Selection and Features of Included Studies
Six agents (vandetanib, sunitinib, cediranib, sorafenib, motesanib and nintedanib) could be analyzed while trial data for the other agents remain immature. After screening, 20 phase II/III RCTs (7 for vandetanib, 2 for sunitinib, 3 for cediranib, 5 for sorafenib, 2 for motesanib, and 1 for nintedanib) involving a total of 10834 participants –. Figure 1 showed the flow chart of study selection. The definitions of all studied endpoints were consistent among included studies. Among all studies, 10 trials enrolling patients who previously received chemotherapy while the other 10 included chemo-naïve patients. In addition, five studies limited the eligible histological type to non-squamous carcinoma , , –. The 2007 study by Heymach et al.  contained two dose groups (100 mg/d and 300 mg/d) and the 2008 study by Heymach et al.  contained two experimental regimens, they were therefore divided into two separate arms for all analyses. Similarly, Blumenschein’s study  was divided into two arms: motesanib 125 mg arm and motesanib 75 mg arm respectively. Table 1 summarized the characteristics of both the included agents and studies.
Meta-analysis of the MATKI-containing Regimens versus MATKI-free Regimens
When compared to MATKI-free group, MATKI-containing group was associated with significantly superior ORR (OR 1.29, 95% CI 1.08 to 1.55, P = 0.006; Fig. 2A) and longer PFS (HR 0.83, 95% CI 0.78 to 0.90, P = 0.005; Fig. 2C). However, no significant improvement in DCR (OR 1.08, 95% CI 1.00 to 1.17, P = 0.054; Fig. 2B) and OS (HR 0.97, 95% CI 0.93 to 1.01, P = 0.106; Fig. 2D) was observed. Figure 2 illustrates all results of the overall meta-analyses.
Subgroup Analyses, Sensitivity Analyses and Publication Bias
When stratifying patients according to chemotherapy history, we observed that greater benefits of MATKIs in ORR and DCR were presented in patients who failed the prior chemotherapy than those without any prior chemotherapy regarding all outcomes (2nd-/3rd-line/maintenance vs. 1st-line: ORR, OR 1.547 vs. 1.116, Pinteraction = 0.08; DCR, OR 1.183 vs. 0.956, Pinteraction = 0.003; PFS, HR 0.817 vs. 0.848, Pinteraction = 0.60; OS, HR 0.965 vs. 0.97, Pinteraction = 0.92) (greater OR indicated better ORR or DCR, while smaller HR indicated better PFS or OS). In terms of histology, the pooled results of studies that includes tumors of all histological types (not limited to non-squamous NSCLC) showed a favorable trend in comparison with studies selectively enrolled non-squamous carcinoma especially in ORR and PFS (unselective population vs. selective population: ORR, OR 1.375 vs. 1.140, Pinteraction = 0.33; DCR, OR 1.077 vs. 1.081, Pinteraction = 0.97; PFS, HR 0.811 vs. 0.899, Pinteraction = 0.21; OS, HR 0.965 vs. 0.966, Pinteraction = 0.98). We found that the studies whose experimental arms investigated regimens of adding MATKIs to the regimens in the control arm were associated with greater benefits on PFS (HR 0.798 vs. 0.998, Pinteraction = 0.03). In addition, significance of DCR improvement (OR 1.095, 95% CI 1.016 to 1.180, P = 0.018) and OS benefits (HR 0.951, 95% CI 0.907 to 0.998, P = 0.042) were found to be statistically significant, which differed from the overall results and the results of other subgroups. Conversely, we failed to observe any benefit from studies comparing the efficacy of MATKI to the standard regimens in the control arms. All results of the subgroup analyses (including test of interaction) are illustrated in Figure 3 and were summarized in Table S1.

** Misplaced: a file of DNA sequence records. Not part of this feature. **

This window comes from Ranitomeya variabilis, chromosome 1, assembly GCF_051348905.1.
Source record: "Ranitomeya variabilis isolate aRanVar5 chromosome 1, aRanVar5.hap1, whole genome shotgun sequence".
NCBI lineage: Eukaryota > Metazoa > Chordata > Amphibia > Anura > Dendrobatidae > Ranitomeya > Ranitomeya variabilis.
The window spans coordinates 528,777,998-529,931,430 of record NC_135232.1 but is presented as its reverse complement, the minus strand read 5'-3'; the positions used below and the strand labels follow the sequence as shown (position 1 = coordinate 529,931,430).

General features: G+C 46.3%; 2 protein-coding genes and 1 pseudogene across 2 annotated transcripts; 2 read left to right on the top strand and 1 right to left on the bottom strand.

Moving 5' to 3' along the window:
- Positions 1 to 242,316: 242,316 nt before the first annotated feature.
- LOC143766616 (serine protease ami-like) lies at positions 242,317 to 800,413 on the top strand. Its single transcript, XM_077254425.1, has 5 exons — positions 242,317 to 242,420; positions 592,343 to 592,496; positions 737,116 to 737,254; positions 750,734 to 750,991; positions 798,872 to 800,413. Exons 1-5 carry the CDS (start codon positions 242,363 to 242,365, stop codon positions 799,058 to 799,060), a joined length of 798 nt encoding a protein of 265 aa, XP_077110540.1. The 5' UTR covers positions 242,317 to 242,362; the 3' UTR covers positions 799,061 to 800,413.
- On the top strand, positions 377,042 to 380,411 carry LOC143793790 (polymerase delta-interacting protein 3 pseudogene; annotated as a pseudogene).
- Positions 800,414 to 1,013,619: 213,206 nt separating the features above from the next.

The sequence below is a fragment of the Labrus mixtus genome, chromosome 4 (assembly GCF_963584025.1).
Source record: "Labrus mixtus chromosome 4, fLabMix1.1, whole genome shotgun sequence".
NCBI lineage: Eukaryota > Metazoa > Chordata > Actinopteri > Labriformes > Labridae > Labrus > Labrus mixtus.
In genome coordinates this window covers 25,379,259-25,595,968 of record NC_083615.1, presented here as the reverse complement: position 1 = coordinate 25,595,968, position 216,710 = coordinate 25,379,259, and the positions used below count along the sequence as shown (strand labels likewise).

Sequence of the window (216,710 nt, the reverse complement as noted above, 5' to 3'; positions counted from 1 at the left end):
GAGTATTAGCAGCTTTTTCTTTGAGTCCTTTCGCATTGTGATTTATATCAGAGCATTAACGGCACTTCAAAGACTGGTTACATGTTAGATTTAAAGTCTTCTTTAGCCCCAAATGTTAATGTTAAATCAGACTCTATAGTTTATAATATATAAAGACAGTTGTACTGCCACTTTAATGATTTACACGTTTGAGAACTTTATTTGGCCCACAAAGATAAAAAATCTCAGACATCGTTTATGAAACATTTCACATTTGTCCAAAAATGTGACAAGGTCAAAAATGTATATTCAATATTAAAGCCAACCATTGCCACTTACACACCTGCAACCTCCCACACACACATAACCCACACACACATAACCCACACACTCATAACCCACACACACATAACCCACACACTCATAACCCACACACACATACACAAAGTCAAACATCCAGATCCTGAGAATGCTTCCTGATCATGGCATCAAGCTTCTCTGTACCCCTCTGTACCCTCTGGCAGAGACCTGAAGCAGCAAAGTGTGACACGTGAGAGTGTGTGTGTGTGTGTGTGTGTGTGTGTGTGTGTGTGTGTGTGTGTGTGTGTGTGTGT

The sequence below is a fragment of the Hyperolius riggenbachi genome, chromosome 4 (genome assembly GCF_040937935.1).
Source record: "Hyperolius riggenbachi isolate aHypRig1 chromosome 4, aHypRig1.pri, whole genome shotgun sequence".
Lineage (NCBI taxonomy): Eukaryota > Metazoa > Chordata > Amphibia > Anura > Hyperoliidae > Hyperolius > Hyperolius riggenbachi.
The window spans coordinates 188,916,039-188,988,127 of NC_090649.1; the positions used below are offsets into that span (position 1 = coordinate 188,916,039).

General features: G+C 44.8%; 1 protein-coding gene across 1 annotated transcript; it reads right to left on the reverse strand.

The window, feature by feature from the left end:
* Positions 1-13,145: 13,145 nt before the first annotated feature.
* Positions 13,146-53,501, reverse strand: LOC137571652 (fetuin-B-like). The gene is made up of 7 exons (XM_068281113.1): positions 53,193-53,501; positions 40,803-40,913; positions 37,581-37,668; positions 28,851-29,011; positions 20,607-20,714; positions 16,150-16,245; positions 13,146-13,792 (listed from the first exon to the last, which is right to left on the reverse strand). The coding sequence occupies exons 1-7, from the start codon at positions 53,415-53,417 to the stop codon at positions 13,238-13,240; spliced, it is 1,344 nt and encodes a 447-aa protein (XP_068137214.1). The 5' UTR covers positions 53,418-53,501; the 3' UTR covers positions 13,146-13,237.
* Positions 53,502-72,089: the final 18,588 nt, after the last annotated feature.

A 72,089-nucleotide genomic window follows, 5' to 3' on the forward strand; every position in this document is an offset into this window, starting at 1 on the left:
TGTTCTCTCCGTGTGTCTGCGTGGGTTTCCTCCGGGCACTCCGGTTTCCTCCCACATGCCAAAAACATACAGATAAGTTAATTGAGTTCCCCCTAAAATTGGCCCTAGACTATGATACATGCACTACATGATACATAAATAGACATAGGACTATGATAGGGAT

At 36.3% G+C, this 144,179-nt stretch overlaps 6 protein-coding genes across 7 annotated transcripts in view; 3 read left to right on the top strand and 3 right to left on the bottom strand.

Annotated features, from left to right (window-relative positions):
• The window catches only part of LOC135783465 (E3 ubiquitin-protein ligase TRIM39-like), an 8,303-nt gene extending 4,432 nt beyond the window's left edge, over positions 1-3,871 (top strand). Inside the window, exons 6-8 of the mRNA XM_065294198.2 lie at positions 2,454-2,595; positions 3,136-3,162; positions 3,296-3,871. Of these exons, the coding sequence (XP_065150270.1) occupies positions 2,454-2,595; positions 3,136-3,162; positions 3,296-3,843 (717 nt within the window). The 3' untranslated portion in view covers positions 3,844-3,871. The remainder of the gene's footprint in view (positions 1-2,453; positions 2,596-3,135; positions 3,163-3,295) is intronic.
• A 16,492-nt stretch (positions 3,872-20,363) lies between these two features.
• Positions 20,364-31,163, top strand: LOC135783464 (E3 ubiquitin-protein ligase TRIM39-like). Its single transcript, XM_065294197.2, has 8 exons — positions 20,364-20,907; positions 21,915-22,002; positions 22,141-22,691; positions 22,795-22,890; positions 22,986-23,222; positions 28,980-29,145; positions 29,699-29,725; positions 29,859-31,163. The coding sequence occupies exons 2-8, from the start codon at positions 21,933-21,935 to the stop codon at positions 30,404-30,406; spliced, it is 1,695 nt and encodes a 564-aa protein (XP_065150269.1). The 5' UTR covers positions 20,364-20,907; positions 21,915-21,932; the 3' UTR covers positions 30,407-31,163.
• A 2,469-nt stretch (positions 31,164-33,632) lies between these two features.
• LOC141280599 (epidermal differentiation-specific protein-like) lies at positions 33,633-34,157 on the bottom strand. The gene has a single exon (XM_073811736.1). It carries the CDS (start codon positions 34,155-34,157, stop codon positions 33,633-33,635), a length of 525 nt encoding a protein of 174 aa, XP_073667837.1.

We conducted a sensitivity analysis by using a fixed-effects model (Table S1). We also conducted a sensitivity analysis to examine the pooled results after excluding one study by lee et al.  because it compared vindetanib to placebo which differed significantly from all other included trials. The conclusions regarding all outcomes were not altered in sensitivity analyses. In regard to the publication bias, no significant bias was observed in analyses of all endpoints through both Begg’s test and Egger’s test (P>0.05).
The angiogenesis pathways, which play a critical role in the nourishment of both the tumors and metastatic lesions, have been targeted as a therapeutic option. Bevacizumab, a monoclonal antibody that binds to VEGF, is the only antiangiogenic drug approved for the treatment of NSCLC since it showed overall survival improvement when combined with chemotherapy . An alternative approach is to shut down the VEGFR functions. Therefore, several multi-targeted tyrosine kinase inhibitors (MATKIs) that target VEGFR as well as other key pathways concerning angiogenesis and tumor proliferation are being developed. In some solid tumors, such as renal cell carcinoma and hepatocellular carcinoma, MAKTIs did reduce tumor burden and prolong overall survival . Several of these agents have been evaluated in a series of phase II/III clinical trials for NSCLC patients. A previous meta-analysis suggested that regimens of chemotherapy plus MATKIs were superior to chemotherapy alone in terms of PFS and ORR, but not in OS . However, this meta-analysis involved only six RCTs and three agents (sorafenib, sunitinib, and cediranib). There have been more than ten novel studies published afterwards. Thus, we believed it necessary to update the results using the new evidence and explore some novel information.